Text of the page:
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Logic of shared telecom networks now inescapable

20 Jun

Lady and Tramp spaghettiAnybody who says Canada’s wireless market is uncompetitive is out to lunch. The country’s big three carriers are obviously competing hard amongst themselves – at least to see which of them can save the most money in building networks.

Last week, Rogers announced it had struck a new agreement with MTS to share an LTE network build-out in Manitoba. The news came just weeks after Rogers announced a similar deal in Quebec with fellow cable company Videotron. In both cases, efficiency and cost savings were cited as the reasons.

“With this agreement we will deliver capital and operating savings to our business allowing us to re-invest in our customers and our network, particularly in Western Canada which is a priority market for us,” said Rogers’ president of communications Rob Bruce, in a release.

Canaccord Genuity analyst Dvai Ghose put the regional deals in the proper perspective by pointing out that Rogers will still have to pay more for network upgrades than its two big competitors, Bell and Telus, who share a national network.

“While the deal should lower Rogers’ LTE deployment costs in Manitoba significantly and the LTE sharing deal with Videotron in Quebec may also save capital, Rogers still faces a significant disadvantage when competing with Bell Mobility and Telus Mobility,” he wrote in a note to clients.

In other words, while it’s debatable how much the Big Three are competing for Canadians’ wallets, there’s no doubt they’re fighting over who can spend the least on network upgrades.

That’s certainly smart – shared networks are efficient and cost effective, which benefits everybody. But it sure does drive a stake into the long-held North American ideal of infrastructure-based telecommunications competition, and indeed makes a very strong case for structural or operational separation of those companies’ network units. Shared networks are great in practice, but they can also easily lead to less competition and investment if not carefully overseen and managed by authorities.

Canadian companies have unequivocally seen the benefits and logic of shared networks. How long before governments and regulators do the same?

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2 Comments

Posted by on June 20, 2013 in rogers, telecommunications

 

2 responses to “Logic of shared telecom networks now inescapable

  1. Marc Venot

    June 20, 2013 at 12:54 am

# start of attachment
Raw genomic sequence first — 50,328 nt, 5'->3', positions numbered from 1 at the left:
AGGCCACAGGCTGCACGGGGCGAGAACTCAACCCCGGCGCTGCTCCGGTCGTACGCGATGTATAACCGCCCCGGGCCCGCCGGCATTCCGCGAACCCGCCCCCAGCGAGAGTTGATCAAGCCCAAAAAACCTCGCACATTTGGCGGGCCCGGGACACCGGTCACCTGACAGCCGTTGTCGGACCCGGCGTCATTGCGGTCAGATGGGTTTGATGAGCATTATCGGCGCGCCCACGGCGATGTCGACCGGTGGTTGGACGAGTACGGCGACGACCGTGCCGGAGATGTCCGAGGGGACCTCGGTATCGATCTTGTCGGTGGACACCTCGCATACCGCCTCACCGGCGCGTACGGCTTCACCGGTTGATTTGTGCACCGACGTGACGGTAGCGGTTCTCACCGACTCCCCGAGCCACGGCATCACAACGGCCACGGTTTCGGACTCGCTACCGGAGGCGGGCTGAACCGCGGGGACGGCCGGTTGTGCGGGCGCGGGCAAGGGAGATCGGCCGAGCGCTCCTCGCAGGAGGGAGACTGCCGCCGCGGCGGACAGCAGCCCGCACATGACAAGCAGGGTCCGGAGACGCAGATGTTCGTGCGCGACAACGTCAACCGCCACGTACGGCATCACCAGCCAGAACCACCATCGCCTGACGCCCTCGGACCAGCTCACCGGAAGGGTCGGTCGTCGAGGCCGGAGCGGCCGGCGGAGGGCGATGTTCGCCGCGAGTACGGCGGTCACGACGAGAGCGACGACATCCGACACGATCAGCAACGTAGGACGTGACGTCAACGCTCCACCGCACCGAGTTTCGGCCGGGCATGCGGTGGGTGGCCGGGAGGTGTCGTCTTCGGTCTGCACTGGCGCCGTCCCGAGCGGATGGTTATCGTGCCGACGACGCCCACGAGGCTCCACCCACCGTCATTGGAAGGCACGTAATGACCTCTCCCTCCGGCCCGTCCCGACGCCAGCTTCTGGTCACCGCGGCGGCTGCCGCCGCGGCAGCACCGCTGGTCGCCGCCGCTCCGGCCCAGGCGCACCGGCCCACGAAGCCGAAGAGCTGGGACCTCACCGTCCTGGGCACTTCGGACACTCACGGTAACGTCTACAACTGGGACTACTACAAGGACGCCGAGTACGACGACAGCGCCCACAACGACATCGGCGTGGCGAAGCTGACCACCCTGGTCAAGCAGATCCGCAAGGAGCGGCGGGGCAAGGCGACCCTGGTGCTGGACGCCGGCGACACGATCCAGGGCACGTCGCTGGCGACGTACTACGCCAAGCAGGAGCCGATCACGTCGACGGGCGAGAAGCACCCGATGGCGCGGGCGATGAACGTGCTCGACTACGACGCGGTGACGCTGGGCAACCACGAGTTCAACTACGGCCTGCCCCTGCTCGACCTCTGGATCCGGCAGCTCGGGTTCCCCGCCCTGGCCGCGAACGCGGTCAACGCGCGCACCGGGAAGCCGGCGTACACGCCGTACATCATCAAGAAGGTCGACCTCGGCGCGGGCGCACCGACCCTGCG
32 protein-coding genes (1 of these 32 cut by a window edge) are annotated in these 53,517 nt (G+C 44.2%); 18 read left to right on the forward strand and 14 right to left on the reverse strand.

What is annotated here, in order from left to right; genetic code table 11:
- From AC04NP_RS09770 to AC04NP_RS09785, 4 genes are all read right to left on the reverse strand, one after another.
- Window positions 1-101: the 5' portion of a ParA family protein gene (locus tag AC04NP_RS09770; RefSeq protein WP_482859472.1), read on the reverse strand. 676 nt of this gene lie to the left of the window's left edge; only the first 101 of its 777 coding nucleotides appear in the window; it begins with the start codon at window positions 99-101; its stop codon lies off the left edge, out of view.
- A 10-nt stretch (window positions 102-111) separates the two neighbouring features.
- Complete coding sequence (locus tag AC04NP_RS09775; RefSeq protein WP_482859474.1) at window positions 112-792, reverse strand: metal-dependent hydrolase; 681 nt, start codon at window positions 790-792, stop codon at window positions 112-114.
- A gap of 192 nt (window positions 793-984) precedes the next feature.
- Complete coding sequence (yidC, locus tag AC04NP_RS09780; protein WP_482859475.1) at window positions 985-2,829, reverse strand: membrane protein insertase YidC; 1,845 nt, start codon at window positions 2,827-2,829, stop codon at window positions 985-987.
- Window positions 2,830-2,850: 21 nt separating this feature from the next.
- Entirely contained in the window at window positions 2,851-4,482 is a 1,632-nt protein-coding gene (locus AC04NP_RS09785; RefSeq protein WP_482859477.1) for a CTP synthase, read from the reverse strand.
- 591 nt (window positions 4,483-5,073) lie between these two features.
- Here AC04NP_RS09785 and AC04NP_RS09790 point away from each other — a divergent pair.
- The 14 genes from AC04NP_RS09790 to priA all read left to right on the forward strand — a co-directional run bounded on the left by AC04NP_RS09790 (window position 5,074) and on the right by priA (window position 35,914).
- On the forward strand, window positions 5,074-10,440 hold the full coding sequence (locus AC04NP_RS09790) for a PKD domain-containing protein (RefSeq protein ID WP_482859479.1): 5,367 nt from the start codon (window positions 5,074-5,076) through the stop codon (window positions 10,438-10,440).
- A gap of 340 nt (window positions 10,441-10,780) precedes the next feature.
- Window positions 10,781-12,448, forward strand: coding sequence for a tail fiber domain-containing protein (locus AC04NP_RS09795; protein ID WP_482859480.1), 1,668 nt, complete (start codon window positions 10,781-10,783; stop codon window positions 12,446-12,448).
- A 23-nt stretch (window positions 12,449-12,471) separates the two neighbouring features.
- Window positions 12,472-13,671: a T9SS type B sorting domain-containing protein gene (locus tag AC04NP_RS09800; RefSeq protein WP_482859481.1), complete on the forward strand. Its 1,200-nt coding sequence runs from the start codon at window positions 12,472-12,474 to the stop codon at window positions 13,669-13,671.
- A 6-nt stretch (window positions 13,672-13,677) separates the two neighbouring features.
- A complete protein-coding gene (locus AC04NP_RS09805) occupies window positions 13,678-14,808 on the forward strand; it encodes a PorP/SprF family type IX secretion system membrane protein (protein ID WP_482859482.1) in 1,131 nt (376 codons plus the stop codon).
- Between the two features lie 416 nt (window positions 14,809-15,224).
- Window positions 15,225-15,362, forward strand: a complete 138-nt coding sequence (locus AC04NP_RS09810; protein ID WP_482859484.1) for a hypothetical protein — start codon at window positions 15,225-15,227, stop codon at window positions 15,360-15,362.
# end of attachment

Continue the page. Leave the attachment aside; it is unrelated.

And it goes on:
Authorities can only show their teeth using standards, not going into the kitchen.

     
  2. Infostack

    June 20, 2013 at 8:20 am

    Vertical silos based on networks, market segments or geographic boundaries are the single biggest flaw in the “natural monopoly” fallacy foisted on us 100 years ago with the Kingsbury commitment. We have 3 clear examples of open/equal access (which promotes sharing) that were highly generative both from a demand (revenue growth) and supply (investment and applications) perspective in the 1980s-90s in voice, data and wireless. In all 3 instances digitization led to 99% price drops over 10 years. Not only do they impede moore’s law from efficiently scaling, but metcalfe’s as well. As a result the markets are deprived of 30-50% on average performance/price improvements annually.

    The policy answer is quite simple and will hold up in court. Apply equal/open access uniformly to layer 1 (and possibly some mandated layer 2 access) for any provider that is granted a RoW or frequency channel. The problem with the 96 Act in the final analysis is that open access was not applied uniformly to incumbent telco, cable and new entrant alike. The government tried to play favorites and failed. At the same time, trying to establish arbitrary cost structures based on monopoly average costs were a failure. All pricing is driven by marginal cost derived a priori from a series of supply demand clearing assumptions.

    As a quid pro quo and way to get rapid investment, forget all auctions, license fees and subsidies. The market will be rapidly generative, as new entrants can quickly interconnect new network elements and uncover demand which no one imagined existed. Yes, we only have to point to the above 3 waves to substantiate this.

    Lastly, we need to foster the notion of balanced settlement exchanges (whose transaction costs reflect competitive marginal cost and scale into the trillions of sessions/hour) in the middle layers as they rapidly clear supply and demand across all layers and boundary points.

     
 
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